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‘Every time I call, someone is dead’: Fear of India’s diaspora



“I talk to my mother almost every day,” said Ansh Sachdeva, 23, a student at Bolton University in the north-west of England. “But every time I call, someone is dead. Someone has Covid. ”

He says no house has been left untouched on the streets of New Delhi where his parents live. He traveled home in November to help care for his parents and grandfather, who had contracted the virus. But now he worries that they may get sick again and the new travel restrictions will make it impossible for him to get there.

By January, his mother had been the one worried about his return to the UK when a disturbing second wave of the virus took hold here. “For them,”

; he said of the general perception in India earlier this year, “Covid was over.”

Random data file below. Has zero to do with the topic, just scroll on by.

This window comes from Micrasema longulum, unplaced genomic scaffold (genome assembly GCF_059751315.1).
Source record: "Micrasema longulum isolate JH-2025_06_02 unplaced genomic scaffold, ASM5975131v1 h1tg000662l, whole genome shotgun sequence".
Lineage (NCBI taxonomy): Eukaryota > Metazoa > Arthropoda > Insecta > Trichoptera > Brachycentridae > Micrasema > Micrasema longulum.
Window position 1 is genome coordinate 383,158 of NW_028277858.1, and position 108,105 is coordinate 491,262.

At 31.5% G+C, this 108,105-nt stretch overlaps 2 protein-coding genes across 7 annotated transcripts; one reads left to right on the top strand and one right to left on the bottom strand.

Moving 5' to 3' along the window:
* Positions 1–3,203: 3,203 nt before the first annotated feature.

But it was not over. Many Indians abroad followed with unrest as the government allowed cricket matches in crowded stadiums, mass election rallies and a major religious festival called Kumbh Mela, where millions gathered in one city. Meanwhile, case levels began to rise exponentially.

In Britain, home to a vibrant and diverse community of people with roots in India, the pain is palpable. In a neighborhood store in Harrow, a community in north-west London with a large Indian population, two employees said they had lost a brother in the past week.

The cultural ties between the two countries run deep, with Britain’s large Indian diaspora estimated to number over 1.5 million people – the single largest ethnic minority population in the country. For many, the loss, anxiety or grief they experience when family members become ill in recent weeks is a mix of what was already a difficult year and, like Britain, coming out of the lockdown and hoping to crush the virus.

Harmeet Gill, 31, was born and raised in London, but his parents are from India’s northern Punjab state, and they remain extremely close to the extended family there.


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